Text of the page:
Giant squid eat deep water fishes and other squid. They catch prey by using suckers and teeth on their feeding tentacles, bringing the prey into the beak using their eight arms. The food is broken into smaller pieces by the beak; teeth on the tongue-like organ, called the radula, grind it down further. The food travels through the esophagus, passing through the brain to get to the stomach.
A member of the mollusk phylum, the giant squid grows as long as 43 feet. They are very fast, able to propel themselves through water at 20 mph. Though they have very large eyes reaching almost 1 foot in diameter, giant squid use organs called statocysts to navigate.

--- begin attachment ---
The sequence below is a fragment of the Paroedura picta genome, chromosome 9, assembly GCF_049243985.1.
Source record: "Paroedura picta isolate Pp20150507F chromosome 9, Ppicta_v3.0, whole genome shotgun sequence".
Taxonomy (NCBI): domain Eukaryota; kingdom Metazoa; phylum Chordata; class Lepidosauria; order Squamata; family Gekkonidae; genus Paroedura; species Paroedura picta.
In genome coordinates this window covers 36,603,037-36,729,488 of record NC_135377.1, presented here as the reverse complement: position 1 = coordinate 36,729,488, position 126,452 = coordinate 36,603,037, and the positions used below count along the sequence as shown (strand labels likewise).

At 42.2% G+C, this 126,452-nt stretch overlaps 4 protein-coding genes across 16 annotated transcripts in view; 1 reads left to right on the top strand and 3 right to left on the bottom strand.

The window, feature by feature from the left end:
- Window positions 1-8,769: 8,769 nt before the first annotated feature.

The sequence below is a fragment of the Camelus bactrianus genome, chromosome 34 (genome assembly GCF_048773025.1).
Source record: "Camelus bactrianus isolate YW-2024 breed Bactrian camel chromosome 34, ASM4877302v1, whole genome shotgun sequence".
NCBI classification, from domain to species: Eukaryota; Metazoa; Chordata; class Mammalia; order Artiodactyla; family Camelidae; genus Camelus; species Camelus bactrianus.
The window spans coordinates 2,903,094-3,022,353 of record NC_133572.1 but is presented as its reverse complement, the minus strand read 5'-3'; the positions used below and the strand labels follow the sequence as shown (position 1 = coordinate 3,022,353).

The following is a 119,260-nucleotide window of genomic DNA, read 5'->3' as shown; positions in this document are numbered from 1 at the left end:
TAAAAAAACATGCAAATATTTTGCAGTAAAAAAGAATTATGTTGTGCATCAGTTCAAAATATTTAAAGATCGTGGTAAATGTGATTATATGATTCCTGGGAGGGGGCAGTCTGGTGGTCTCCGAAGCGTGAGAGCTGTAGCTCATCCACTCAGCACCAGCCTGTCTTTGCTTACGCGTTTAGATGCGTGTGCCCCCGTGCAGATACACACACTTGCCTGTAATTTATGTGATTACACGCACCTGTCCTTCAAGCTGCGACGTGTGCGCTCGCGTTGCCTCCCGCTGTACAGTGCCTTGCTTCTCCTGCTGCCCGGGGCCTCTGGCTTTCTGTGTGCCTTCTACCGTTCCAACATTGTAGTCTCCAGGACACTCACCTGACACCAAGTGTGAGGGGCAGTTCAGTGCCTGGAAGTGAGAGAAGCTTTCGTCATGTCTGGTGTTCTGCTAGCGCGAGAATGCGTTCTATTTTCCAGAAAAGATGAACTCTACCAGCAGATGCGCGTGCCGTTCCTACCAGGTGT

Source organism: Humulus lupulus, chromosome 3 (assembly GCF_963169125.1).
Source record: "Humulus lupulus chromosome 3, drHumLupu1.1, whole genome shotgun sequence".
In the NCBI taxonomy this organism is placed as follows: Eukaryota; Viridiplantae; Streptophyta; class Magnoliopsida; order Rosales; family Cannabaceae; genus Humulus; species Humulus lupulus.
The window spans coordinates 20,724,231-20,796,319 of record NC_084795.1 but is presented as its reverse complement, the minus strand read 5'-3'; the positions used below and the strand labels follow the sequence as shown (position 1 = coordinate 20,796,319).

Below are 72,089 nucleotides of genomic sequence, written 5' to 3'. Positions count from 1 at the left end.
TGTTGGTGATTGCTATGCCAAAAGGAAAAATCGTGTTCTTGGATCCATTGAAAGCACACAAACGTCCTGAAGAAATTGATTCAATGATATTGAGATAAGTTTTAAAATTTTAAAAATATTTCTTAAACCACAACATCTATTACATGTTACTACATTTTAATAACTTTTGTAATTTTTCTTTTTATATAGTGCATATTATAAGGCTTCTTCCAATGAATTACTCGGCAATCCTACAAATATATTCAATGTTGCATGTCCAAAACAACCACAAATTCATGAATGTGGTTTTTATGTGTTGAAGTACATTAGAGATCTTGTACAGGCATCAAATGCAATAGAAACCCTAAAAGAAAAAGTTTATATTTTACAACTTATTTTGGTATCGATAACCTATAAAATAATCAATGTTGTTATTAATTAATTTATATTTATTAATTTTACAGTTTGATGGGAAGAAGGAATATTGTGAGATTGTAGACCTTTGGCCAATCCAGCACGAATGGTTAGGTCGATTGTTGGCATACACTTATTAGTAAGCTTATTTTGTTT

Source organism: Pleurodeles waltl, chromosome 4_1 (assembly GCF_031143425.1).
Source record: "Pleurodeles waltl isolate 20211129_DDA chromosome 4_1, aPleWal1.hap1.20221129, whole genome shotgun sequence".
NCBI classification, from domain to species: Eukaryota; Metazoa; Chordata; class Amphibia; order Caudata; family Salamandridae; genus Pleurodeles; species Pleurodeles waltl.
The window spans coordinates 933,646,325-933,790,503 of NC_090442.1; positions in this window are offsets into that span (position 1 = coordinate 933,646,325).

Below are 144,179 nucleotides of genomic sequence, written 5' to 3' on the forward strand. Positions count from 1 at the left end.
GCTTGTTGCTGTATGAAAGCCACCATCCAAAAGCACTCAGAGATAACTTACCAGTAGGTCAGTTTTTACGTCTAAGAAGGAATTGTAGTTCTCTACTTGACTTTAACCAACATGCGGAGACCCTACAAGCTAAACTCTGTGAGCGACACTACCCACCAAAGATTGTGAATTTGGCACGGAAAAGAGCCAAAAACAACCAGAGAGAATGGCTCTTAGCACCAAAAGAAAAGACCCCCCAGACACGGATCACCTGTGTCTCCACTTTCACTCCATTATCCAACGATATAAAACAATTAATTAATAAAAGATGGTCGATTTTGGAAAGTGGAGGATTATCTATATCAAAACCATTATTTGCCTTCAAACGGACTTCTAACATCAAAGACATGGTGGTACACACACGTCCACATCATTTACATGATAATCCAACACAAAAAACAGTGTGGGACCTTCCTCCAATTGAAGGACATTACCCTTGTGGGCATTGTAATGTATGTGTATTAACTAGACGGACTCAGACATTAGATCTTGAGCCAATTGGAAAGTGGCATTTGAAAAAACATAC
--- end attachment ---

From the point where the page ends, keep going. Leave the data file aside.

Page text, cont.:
Live squid are rarely seen by humans since these creatures live in the deepest parts of the ocean. Most human observations have been of dead squid washed up on beaches. Their carcasses have been found on continental and island slopes in all the world's oceans. They are rare in tropical and polar waters. Giant squid lay eggs upon sexual maturity at the approximate age of 3 years. Little is known about their breeding habits due to the difficulty of obtaining a live specimen for observation.